That’s The Way It Crumbles Matthew Engel (Profile, £16.99)
Matthew engel’s That’s The Way It Crumbles is not short on strong statements. the book’s sub-heading, ‘the american Conquest of english’, is just the first in a barrage of military metaphors: linguistic americanisms are an ‘invading force’ and this book is a ‘call to arms’, a mission to release Britain from ‘verbal enslavement’.
although he doesn’t entertain the idea of the nation being ‘formally annexed’ by the Usa, he does estimate that american english might entirely replace British english by 2120, one step towards ‘a world that is essentially american’. ‘worse fates may yet await this planet’, he muses, ‘but this one alone would offer a dull, grey future.’
such statements are not without a degree of irony and the author’s characteristic wit lightens the lexicographical load. each chapter heaves with examples of americanisms accrued through time, from ‘crooks’ to ‘commuters’ and ‘immigrants’ to ‘multimillionaires’, and the book offers a comprehensive history of the interaction between american and British english: from the neologisms invented by the Pilgrim Fathers to today’s tech terms shipped straight from silicon Valley.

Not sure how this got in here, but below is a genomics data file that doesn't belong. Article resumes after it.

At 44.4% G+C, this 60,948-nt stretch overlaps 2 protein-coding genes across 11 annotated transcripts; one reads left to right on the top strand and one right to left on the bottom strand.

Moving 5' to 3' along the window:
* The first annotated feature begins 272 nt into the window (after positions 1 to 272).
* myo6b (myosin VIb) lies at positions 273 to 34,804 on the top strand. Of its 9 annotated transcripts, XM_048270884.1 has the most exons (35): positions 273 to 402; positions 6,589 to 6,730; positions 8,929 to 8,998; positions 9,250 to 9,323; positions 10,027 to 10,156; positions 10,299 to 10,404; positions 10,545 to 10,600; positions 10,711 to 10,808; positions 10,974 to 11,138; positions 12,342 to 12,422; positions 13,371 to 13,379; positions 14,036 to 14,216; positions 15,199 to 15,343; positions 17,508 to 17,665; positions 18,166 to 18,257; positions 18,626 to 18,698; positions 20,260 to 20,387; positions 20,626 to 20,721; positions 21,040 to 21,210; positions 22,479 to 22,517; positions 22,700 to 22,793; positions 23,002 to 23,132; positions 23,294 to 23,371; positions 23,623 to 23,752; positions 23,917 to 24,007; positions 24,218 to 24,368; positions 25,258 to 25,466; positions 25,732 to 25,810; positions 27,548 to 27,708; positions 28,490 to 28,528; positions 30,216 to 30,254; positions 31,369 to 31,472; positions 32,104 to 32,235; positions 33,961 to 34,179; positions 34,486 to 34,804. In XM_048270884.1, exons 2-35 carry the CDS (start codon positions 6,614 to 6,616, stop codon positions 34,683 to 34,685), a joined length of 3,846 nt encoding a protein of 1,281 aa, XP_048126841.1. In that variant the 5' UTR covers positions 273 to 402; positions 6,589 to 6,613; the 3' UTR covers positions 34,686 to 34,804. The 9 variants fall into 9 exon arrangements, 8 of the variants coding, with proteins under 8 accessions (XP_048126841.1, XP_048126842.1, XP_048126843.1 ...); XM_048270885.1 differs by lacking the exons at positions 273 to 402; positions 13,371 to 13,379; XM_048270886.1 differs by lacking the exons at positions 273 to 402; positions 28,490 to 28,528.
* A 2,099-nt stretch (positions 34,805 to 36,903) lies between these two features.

Rather than being a pedantic project, the book is an expansive reflection on anglo-american relations and the role of language in constructing national identity. a postscript assesses the state of our language in the wake of Brexit, as British politicians pander to trump; any hope that americanisms might enrich the english language seems increasingly unlikely when the country’s spokesman can’t string a sentence together.
‘and yet this is not,’ Mr engel repeatedly writes, ‘an anti-american book’; instead, it’s a call for greater resilience against the homogenising power of a country that is technologically and culturally dominant. a call for the British to keep a ‘stiff upper lip’. which is, of course, an americanism. Matilda Bathurst